It is a wonderful thing that around the world we have such imagination and can share warm, funny and touching stories with complete strangers. I am constantly grateful and s
...more
Ann Boytim
Dec 23, 2019 rated it really liked it  ·  review of another edition
Clara Cohen owns a little shop in Cambridge that is hidden away. Clara is a great believer in the art of writing letters and those people who enter her shop do indeed write a letter with her special pens and notepaper. Clare discovers a stack of her great grandmothers war time love letters and Clare's hot to find out answers about the contents and person mentioned in these love letters. Clare's journey takes her to Europe and finds someone who will translate these letters for her. Clare is deter ...more
Simon
May 23, 2020 rated it it was amazing  ·  review of another edition
Another lovely read from Menna van Praag, this time around letter writing and the power that the right words at the right time can have on people. Woven in is the power of love and loving words to tell a story. This book ranges further, as the main character does but it all fits in very well.

I've really enjoyed these books as a foil for lockdown living, in the same way that I liked Nina Dufort's novels about Romney Marsh. These are better though! They are like relaxing in a warm shower, a change
...more
Ulrike
Jul 17, 2018 rated it it was ok  ·  review of another edition
This was my second novel by this author. I really liked the "House at the end of Hope Street" which is why I tried another book by Menna van Praag.
This one here wasn't so good, there were far too many storieslines woven into each other - or, more precisely - not woven but "standing" side by side... it got sometimes a bit confusing for I had to remember what happened to this person some chapters ago.
Besides that I had fairly soon figured out Otto's secret , so no suprises there.
And I didn't like
...more
Jennifer
May 19, 2020 rated it it was amazing  ·  review of another edition
Shelves: magical-realism
I love Menna van Praag's novels. I get swept away from the first chapter and The Lost Art of Letter Writing is no different.

I love the little shop in Cambridge where paper and ink call out to you. The characters are so dynamic and well-written, and they pull you into their stories with ease. I love how they become entangled, unexpectedly at times, with one another.

This is a brilliant novel full of love and sadness and hope and light. If you're looking to follow along a journey of discovery, wher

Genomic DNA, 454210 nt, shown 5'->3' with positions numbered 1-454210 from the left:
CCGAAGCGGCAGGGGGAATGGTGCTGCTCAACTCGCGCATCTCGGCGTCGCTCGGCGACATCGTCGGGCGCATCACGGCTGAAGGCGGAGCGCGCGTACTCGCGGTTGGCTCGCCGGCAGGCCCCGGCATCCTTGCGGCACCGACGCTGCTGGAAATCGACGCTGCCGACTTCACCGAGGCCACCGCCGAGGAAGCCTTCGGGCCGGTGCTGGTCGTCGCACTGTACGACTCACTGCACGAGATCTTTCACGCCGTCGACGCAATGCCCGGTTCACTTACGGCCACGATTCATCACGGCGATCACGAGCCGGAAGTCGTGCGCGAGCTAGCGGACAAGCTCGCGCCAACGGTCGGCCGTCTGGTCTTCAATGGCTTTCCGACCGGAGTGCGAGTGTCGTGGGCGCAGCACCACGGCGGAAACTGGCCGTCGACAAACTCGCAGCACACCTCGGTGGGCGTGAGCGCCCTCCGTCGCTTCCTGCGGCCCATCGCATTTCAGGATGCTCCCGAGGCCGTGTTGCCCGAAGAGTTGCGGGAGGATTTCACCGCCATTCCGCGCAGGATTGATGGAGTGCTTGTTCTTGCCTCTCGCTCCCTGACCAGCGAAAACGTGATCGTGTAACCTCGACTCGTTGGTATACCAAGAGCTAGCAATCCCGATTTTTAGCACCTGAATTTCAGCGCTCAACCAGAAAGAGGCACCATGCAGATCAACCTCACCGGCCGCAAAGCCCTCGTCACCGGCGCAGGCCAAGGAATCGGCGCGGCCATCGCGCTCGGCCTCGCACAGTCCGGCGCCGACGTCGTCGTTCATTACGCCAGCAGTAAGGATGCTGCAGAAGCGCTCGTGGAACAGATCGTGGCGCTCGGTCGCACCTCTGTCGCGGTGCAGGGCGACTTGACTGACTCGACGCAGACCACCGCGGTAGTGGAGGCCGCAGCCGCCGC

...more
Rachel
Aug 28, 2018 rated it liked it
Shelves: magical-fantasy
Bit disappointed by the end: all the stories ended with someone being urged to ‘have sex’, Clara’s man didn’t seem at all right for her (no fun, and that bit about menstruation at the end - urgh! Really, would a Dutch man with EAL really know that precise term?!) It felt rushed and unresolved somehow; especially re: Finn, Greer and Ed.

The best part were the WW2 letters. They were really heartfelt.
Barbara Makin
Feb 25, 2019 rated it it was ok  ·  review of another edition
Shelves: fiction
Kind of strange. Based on the title it was not what I expected. There was several stories going on at the same time. One was even about about a wife that came back as a ghost and feel in love with someone other than her husband. That story I didnt understand. I bought it for my teenage granddaughters but had to read it first. Language was not appropriate so couldn't give it to them which was a disappointment.
Johanna
Jun 11, 2017 rated it really liked it
Shelves: read-in-2017
3.5-4⭐️ read. A lovely whimsical, odd/quirky book that I really enjoyed. It's perhaps not for all, depends if you don't mind suspending your beliefs and going with the story that's often filled with "magic". But I did, the characters were lovely and the power of letters on each was enchanting to read. This was my first, but won't be my last Menna Van Praag read 🤗
Kari Bennett
May 31, 2018 rated it really liked it  ·  review of another edition
I struggled to fully engage with this book for a while, mostly because I felt the characters were much less connected than others in Van Praag's previous books; however, by the end, everything seemed to come together beautifully. Due to the Amersterdam storyline and her ideas about love, this is now one of my favourites by Van Praag.